How To Expand Setting
A current trend in screenwriting speaks directly to the need for writers to expand their thoughts on setting, specifically, how to expand setting itself. I’m talking about the appetite for “single location” scripts.
Anyone who has seen Ryan Reynolds in 2010’s “Buried” knows you don’t need an elaborate series of locations to tell a tough, heart racing thriller story. In the film (which famously cost $7,000 to produce, pointing to the reason why single location scripts are popular) Reynolds plays a civilian contractor in Iraq who has been buried alive and the entire 90-minute movie takes place inside of his coffin.
Claustrophobic? Then try Tom Hardy in 2014’s “Locke” where for a strong majority of the film we are stuck in the car with a man whose life is literally falling apart around him.
Maybe the most important factor in these films is that Reynolds and Hardy are terrific actors. They are the type of performers that can make this type of bare bones concept work.
There is something else at play though and that is a masterfully clever union of action and setting.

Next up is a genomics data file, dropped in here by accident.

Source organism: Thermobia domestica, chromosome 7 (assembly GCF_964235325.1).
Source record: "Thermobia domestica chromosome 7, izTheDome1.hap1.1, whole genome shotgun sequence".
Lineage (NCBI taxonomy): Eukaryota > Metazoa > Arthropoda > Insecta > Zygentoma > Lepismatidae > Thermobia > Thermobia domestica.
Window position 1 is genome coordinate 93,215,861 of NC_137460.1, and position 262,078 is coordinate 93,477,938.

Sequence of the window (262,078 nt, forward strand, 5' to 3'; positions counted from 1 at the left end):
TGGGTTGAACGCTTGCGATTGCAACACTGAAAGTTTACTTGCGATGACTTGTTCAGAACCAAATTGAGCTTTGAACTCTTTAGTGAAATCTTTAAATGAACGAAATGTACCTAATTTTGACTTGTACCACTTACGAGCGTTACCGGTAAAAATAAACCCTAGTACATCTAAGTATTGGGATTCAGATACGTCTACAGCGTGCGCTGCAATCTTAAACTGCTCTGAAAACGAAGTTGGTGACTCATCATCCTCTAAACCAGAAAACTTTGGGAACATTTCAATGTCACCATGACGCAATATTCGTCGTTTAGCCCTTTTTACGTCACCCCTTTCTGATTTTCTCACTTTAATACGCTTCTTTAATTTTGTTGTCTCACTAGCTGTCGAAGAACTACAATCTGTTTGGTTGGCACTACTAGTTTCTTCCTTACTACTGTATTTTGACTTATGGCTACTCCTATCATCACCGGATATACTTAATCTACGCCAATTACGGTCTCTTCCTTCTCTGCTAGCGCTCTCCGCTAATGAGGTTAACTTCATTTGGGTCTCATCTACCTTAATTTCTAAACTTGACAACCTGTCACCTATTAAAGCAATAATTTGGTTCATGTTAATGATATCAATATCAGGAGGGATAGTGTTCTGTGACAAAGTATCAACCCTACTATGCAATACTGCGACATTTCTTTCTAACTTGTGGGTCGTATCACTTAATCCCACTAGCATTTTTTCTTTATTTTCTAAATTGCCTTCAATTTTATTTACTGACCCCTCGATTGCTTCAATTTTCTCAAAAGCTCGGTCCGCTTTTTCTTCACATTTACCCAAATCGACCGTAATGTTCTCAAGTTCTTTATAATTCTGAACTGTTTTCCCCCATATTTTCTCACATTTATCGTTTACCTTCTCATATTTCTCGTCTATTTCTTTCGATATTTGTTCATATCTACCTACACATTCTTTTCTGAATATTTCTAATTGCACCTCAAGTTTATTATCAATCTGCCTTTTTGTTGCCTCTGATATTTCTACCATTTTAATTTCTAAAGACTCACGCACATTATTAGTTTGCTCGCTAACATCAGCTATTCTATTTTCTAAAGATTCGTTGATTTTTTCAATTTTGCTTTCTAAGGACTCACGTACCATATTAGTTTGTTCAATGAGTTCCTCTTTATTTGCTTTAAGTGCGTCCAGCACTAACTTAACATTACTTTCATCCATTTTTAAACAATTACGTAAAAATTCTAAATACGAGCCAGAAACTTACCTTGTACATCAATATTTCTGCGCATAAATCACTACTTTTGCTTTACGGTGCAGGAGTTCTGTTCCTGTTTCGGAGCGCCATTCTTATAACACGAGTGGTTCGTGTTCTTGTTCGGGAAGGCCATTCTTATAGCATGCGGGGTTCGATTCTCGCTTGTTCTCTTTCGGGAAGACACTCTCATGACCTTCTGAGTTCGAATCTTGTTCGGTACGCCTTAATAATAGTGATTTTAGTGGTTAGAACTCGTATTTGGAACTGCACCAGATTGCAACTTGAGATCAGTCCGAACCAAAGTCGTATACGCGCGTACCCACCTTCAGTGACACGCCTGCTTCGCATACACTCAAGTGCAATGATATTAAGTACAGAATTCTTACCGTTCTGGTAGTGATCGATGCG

On the surface a coffin and a car are difficult locations to try and set an entire movie in. But, when considering how to expand setting, a closer look and careful planning expands that setting so that, while limited, it’s not going to choke off a good story.
Take Locke’s car for example. As a writer, setting an entire story in the car is a tough task. But look at the possible locations within the car to get the most out of it.
If the car is parked in your script then you can make use of under the car, the hood and the roof, all while ostensibly limiting your script to the car.
The same thing can be said for that coffin.
In “Buried” the script, in the context of how to expand setting, confronts confinement head on with the obvious horrors. The story plays right into the viewer’s expectations. The writers move the character around inside of the confined space. They reveal new light and new darkness. If there are obvious phobias then go head on and show the audience or reader the desperation that the confined character feels.
Fear is, after all, one of the great motivators of action.
The success of “Buried” and “Locke” is in the bravura performances given by their actors but those performances are only possible in how deftly the writers (and directors) manipulated the space. Even if you’re not writing a single location project, look at all the ways to expand your locations to fit your needs.
The only truly limiting setting is one that isn’t adequately utilized by the writer.